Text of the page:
You work out to tone your stomach, arms, and butt—why not your pelvic floor? That's the logic behind this viral BuzzFeed video in which holistic sex and relationship coach Kim Anami teaches three women about the basics of weightlifting with their vaginas. The goal: To strengthen their pelvic floor for more pleasure between the sheets.
The intrepid participants start by inserting a jade egg tied to a light pouch full of crystals, and proceed to swing the pouches between their legs while clenching their pubococcygeus (aka the muscle you use to stop peeing). "It feels like a tampon, it feels like nothing," one woman says as another breaks into laughter.
Anami herself has some powerful lady parts: A series of bizarre and cringe-inducing pics on her Instagram page show various objects—a coconut, a conch shell, a surfboard(!)—hanging from her nether regions.
#thingsiliftwithmyvagina The Bali Series: The mighty coconut. The young, or green coconut is my favorite to drink and eat. The water is sweet (so sweet it tastes like it has sugar added) and the flesh is melt-in-your-mouth soft. It was called the “kalpa vriksha,” which is Sanskrit for “the tree that supplies all that is needed to live,” in ancient India. Everything in it is full of beneficial and medicinal properties: from the water to the oil to the cream to the milk to the husk. Even the fronds of the palm can be used to wrap packages (see my last lift!) It also oils up bodies real good. #thingsiliftwithmyvagina #vaginalkungfu #coconuts #tropics #bali #indonesia
Some of Anami's claims in the video and on her website (where she promotes an e-course in "Vaginal Kung Fu") are, well, a bit out there. But we wondered, since strengthening your pelvic floor with kegels is a thing, is vaginal weightlifting something to consider?
"It's really just a new spin on an old idea," says Madeleine Castellanos, MD, a sex therapist in New York City and author of Wanting to Want: What Kills Your Sex Life and How to Keep it Alive ($11, amazon.com). "We've been telling women to do kegels for about 50 years. Vaginal weightlifting works the same muscles in similar ways."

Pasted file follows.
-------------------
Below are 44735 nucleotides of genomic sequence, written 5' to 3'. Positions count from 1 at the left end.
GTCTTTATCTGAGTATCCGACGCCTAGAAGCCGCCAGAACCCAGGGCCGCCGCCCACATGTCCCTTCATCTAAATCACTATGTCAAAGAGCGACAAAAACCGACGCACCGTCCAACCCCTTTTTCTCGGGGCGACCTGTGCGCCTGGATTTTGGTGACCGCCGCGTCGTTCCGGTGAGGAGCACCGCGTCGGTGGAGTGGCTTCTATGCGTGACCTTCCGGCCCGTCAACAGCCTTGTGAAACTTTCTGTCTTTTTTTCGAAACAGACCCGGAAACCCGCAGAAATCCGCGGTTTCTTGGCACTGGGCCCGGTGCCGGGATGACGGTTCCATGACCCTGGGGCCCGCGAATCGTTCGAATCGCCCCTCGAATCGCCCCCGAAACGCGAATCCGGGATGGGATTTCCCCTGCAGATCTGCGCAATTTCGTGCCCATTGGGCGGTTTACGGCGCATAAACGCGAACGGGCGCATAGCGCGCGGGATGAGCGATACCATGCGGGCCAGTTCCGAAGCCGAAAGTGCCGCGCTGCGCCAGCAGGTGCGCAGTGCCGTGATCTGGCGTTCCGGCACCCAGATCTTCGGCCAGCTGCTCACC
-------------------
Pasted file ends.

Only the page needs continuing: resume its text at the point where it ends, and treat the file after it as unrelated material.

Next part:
Pelvic floor training can help with incontinence and pregnancy recovery and, yes, it can actually boost sexual pleasure: "You're targeting the same muscles that squeeze and contract during an orgasm," explains Dr. Castellanos. "As those muscles get stronger, your orgasms could become more intense."
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Women who don't orgasm on a regular basis might want to experiment with training via kegels or weights. However, she points out, the pelvic floor is just one of many factors that contribute to a healthy sex life, and strengthening it won't be a game-changer for everyone.
Interested in going beyond kegels? You don't need a coconut or even a pouch of crystals. There are a variety of vaginal weight sets on the market. The Aquaflex system, for example, includes two cones (one larger than the other) that you insert, and a set of progressively sized weights that can be attached on the outside as you build strength ($78, amazon.com). And then there's the Duotone Ben Wa Balls set, which offers a choice of two weights (32g and 52.5g) that can be worn all day ($70, amazon.com).
A word of caution: "If you struggle with chronic constipation or pain during sex, you should see a doctor before you try any type of vaginal weights," Dr. Castellanos says. If your pelvic floor is very weak to start with, you could have spasms and tenderness, she says.
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